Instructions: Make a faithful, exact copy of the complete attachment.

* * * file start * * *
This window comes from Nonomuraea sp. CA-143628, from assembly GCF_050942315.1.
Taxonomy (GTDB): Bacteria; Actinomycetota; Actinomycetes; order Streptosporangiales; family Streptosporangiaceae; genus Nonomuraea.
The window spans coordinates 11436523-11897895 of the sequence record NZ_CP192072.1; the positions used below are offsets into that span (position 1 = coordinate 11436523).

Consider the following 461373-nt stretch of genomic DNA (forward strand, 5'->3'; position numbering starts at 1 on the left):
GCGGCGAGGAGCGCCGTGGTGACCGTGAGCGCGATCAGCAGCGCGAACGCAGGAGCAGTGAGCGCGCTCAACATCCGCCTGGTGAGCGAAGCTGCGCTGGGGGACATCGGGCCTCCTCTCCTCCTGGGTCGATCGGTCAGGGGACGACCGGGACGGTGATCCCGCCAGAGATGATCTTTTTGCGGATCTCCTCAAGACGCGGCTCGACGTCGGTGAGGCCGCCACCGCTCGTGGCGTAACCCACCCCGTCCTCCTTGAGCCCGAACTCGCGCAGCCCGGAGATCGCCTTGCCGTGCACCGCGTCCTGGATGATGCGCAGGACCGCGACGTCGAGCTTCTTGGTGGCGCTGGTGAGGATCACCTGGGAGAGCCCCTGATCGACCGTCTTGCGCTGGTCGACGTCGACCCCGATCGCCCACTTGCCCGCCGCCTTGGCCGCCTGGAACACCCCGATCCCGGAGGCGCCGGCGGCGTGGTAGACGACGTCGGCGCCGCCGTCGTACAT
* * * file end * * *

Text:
This window comes from Nonomuraea sp. CA-143628, from assembly GCF_050942315.1.
Taxonomy (GTDB): Bacteria; Actinomycetota; Actinomycetes; order Streptosporangiales; family Streptosporangiaceae; genus Nonomuraea.
The window spans coordinates 11436523-11897895 of the sequence record NZ_CP192072.1; the positions used below are offsets into that span (position 1 = coordinate 11436523).

Consider the following 461373-nt stretch of genomic DNA (forward strand, 5'->3'; position numbering starts at 1 on the left):
GCGGCGAGGAGCGCCGTGGTGACCGTGAGCGCGATCAGCAGCGCGAACGCAGGAGCAGTGAGCGCGCTCAACATCCGCCTGGTGAGCGAAGCTGCGCTGGGGGACATCGGGCCTCCTCTCCTCCTGGGTCGATCGGTCAGGGGACGACCGGGACGGTGATCCCGCCAGAGATGATCTTTTTGCGGATCTCCTCAAGACGCGGCTCGACGTCGGTGAGGCCGCCACCGCTCGTGGCGTAACCCACCCCGTCCTCCTTGAGCCCGAACTCGCGCAGCCCGGAGATCGCCTTGCCGTGCACCGCGTCCTGGATGATGCGCAGGACCGCGACGTCGAGCTTCTTGGTGGCGCTGGTGAGGATCACCTGGGAGAGCCCCTGATCGACCGTCTTGCGCTGGTCGACGTCGACCCCGATCGCCCACTTGCCCGCCGCCTTGGCCGCCTGGAACACCCCGATCCCGGAGGCGCCGGCGGCGTGGTAGACGACGTCGGCGCCGCCGTCGTACAT